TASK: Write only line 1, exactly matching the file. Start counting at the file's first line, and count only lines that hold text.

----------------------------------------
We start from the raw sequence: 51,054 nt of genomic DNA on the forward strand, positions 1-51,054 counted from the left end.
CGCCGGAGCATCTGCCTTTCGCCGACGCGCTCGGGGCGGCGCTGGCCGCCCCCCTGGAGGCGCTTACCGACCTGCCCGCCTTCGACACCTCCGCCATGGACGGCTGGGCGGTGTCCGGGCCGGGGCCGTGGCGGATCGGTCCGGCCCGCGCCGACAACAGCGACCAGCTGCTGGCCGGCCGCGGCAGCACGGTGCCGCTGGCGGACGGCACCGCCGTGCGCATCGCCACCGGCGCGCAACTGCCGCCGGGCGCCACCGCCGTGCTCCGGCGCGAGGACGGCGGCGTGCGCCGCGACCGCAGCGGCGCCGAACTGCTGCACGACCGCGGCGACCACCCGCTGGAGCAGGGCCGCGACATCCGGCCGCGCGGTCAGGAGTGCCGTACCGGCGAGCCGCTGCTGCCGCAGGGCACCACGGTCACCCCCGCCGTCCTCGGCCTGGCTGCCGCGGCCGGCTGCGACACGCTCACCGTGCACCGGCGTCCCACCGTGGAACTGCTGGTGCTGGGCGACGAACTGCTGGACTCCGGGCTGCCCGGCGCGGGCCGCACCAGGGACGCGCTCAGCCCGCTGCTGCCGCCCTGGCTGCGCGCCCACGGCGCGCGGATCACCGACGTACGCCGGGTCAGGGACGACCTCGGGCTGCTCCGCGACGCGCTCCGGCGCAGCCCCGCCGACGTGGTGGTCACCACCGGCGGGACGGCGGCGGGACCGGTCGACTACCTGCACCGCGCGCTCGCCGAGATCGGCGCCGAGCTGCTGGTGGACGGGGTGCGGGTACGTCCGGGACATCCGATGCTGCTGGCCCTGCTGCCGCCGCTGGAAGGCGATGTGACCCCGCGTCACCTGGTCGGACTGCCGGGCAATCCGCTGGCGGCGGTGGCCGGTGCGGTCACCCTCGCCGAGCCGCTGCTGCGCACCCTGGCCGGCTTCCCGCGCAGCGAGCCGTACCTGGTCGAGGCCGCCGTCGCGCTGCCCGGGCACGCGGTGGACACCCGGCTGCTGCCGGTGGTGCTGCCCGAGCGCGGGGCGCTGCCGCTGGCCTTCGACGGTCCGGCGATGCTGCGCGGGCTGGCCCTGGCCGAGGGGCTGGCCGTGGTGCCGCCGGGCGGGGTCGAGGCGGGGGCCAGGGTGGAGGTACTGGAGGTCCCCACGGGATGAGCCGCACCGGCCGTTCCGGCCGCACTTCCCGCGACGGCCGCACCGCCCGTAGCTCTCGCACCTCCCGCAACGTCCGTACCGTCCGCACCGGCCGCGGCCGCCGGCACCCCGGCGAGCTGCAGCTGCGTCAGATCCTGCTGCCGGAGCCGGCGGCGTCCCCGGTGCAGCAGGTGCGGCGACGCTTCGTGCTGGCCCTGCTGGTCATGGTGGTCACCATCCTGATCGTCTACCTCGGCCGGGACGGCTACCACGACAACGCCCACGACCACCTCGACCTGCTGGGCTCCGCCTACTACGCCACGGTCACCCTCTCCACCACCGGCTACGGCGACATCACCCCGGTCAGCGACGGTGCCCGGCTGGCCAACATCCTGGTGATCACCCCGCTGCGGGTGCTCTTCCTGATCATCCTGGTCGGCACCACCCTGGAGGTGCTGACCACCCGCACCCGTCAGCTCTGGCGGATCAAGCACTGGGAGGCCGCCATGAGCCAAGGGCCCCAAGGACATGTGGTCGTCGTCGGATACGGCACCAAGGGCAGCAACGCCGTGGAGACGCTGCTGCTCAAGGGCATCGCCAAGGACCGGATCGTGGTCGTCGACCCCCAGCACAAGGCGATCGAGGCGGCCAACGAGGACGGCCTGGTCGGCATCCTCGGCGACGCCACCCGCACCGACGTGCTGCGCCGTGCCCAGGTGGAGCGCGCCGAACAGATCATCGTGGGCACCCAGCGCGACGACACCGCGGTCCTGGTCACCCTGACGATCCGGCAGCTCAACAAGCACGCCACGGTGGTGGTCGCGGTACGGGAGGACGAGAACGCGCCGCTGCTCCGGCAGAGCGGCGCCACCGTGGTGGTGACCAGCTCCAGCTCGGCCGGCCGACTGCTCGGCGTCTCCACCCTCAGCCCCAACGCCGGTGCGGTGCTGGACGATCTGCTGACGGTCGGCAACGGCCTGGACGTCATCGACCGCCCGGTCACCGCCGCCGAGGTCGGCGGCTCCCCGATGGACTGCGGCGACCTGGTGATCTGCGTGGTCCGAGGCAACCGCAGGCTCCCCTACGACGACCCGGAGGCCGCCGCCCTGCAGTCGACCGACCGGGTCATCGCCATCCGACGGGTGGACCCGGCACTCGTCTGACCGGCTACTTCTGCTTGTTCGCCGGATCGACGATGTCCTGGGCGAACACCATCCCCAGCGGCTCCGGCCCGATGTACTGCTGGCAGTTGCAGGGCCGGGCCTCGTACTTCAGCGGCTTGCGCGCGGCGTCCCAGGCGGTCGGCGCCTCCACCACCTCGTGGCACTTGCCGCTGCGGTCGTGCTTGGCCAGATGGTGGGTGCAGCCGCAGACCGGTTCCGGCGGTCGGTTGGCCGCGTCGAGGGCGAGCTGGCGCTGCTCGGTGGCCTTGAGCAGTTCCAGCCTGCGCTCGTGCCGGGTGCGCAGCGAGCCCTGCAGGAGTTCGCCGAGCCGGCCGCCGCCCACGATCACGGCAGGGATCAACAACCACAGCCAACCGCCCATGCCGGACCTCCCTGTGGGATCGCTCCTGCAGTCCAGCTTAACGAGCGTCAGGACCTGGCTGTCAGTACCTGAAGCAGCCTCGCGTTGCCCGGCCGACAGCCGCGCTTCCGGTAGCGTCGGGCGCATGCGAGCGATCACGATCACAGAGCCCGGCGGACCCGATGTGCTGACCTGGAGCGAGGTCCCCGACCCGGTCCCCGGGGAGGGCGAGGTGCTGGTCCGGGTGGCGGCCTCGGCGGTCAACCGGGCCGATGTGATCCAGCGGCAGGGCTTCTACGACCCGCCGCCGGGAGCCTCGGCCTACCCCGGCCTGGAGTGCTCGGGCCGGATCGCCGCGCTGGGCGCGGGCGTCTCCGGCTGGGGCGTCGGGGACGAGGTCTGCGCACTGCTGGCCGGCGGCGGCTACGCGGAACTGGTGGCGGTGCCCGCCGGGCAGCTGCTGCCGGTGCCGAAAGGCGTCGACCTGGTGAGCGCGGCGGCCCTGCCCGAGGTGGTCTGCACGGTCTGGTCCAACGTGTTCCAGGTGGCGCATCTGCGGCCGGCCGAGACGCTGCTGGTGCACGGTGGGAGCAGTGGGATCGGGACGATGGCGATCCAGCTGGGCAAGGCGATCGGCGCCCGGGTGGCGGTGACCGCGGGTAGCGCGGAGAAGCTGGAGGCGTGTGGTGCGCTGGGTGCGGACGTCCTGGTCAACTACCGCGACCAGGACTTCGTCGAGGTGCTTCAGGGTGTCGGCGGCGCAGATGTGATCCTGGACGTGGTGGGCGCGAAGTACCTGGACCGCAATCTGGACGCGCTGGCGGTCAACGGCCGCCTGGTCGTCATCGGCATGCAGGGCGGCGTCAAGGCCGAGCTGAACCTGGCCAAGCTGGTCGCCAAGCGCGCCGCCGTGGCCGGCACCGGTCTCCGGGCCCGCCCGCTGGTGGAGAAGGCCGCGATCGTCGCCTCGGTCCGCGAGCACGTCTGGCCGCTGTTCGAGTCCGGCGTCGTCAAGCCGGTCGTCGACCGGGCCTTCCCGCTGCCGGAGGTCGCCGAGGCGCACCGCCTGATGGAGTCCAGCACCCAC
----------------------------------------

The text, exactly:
We start from the raw sequence: 51,054 nt of genomic DNA on the forward strand, positions 1-51,054 counted from the left end.